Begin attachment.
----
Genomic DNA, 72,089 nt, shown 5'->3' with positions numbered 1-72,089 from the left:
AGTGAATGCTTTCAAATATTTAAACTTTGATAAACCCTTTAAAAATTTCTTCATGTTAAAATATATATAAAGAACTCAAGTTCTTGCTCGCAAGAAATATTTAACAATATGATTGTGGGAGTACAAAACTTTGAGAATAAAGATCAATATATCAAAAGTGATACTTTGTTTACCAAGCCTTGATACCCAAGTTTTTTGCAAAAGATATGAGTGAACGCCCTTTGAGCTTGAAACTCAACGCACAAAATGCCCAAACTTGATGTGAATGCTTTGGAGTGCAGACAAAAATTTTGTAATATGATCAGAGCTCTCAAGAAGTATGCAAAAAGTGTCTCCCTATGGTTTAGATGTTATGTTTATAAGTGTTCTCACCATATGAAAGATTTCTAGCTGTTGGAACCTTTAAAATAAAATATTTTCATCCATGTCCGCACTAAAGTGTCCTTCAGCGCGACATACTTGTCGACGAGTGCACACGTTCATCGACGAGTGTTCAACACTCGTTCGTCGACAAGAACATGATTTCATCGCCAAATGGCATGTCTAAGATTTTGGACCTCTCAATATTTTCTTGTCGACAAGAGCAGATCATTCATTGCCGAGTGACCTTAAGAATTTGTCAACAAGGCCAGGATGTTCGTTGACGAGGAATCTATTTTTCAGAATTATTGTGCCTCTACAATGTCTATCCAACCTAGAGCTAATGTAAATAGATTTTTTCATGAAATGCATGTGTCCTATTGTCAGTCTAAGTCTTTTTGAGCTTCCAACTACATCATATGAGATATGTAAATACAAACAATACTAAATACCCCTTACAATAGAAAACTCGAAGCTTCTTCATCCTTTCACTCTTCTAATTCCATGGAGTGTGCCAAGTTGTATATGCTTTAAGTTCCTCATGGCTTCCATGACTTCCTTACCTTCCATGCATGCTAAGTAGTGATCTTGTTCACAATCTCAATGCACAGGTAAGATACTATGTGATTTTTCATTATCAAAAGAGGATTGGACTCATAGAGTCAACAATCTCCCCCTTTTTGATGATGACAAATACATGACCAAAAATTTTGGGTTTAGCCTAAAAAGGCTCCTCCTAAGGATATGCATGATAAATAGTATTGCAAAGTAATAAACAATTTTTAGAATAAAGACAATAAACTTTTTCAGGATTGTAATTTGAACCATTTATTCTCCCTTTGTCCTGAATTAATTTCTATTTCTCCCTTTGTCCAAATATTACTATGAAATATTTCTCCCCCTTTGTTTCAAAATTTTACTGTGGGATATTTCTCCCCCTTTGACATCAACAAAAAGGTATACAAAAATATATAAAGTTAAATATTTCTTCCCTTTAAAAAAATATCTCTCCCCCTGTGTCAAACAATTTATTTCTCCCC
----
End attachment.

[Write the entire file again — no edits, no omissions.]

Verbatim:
Genomic DNA, 72,089 nt, shown 5'->3' with positions numbered 1-72,089 from the left:
AGTGAATGCTTTCAAATATTTAAACTTTGATAAACCCTTTAAAAATTTCTTCATGTTAAAATATATATAAAGAACTCAAGTTCTTGCTCGCAAGAAATATTTAACAATATGATTGTGGGAGTACAAAACTTTGAGAATAAAGATCAATATATCAAAAGTGATACTTTGTTTACCAAGCCTTGATACCCAAGTTTTTTGCAAAAGATATGAGTGAACGCCCTTTGAGCTTGAAACTCAACGCACAAAATGCCCAAACTTGATGTGAATGCTTTGGAGTGCAGACAAAAATTTTGTAATATGATCAGAGCTCTCAAGAAGTATGCAAAAAGTGTCTCCCTATGGTTTAGATGTTATGTTTATAAGTGTTCTCACCATATGAAAGATTTCTAGCTGTTGGAACCTTTAAAATAAAATATTTTCATCCATGTCCGCACTAAAGTGTCCTTCAGCGCGACATACTTGTCGACGAGTGCACACGTTCATCGACGAGTGTTCAACACTCGTTCGTCGACAAGAACATGATTTCATCGCCAAATGGCATGTCTAAGATTTTGGACCTCTCAATATTTTCTTGTCGACAAGAGCAGATCATTCATTGCCGAGTGACCTTAAGAATTTGTCAACAAGGCCAGGATGTTCGTTGACGAGGAATCTATTTTTCAGAATTATTGTGCCTCTACAATGTCTATCCAACCTAGAGCTAATGTAAATAGATTTTTTCATGAAATGCATGTGTCCTATTGTCAGTCTAAGTCTTTTTGAGCTTCCAACTACATCATATGAGATATGTAAATACAAACAATACTAAATACCCCTTACAATAGAAAACTCGAAGCTTCTTCATCCTTTCACTCTTCTAATTCCATGGAGTGTGCCAAGTTGTATATGCTTTAAGTTCCTCATGGCTTCCATGACTTCCTTACCTTCCATGCATGCTAAGTAGTGATCTTGTTCACAATCTCAATGCACAGGTAAGATACTATGTGATTTTTCATTATCAAAAGAGGATTGGACTCATAGAGTCAACAATCTCCCCCTTTTTGATGATGACAAATACATGACCAAAAATTTTGGGTTTAGCCTAAAAAGGCTCCTCCTAAGGATATGCATGATAAATAGTATTGCAAAGTAATAAACAATTTTTAGAATAAAGACAATAAACTTTTTCAGGATTGTAATTTGAACCATTTATTCTCCCTTTGTCCTGAATTAATTTCTATTTCTCCCTTTGTCCAAATATTACTATGAAATATTTCTCCCCCTTTGTTTCAAAATTTTACTGTGGGATATTTCTCCCCCTTTGACATCAACAAAAAGGTATACAAAAATATATAAAGTTAAATATTTCTTCCCTTTAAAAAAATATCTCTCCCCCTGTGTCAAACAATTTATTTCTCCCC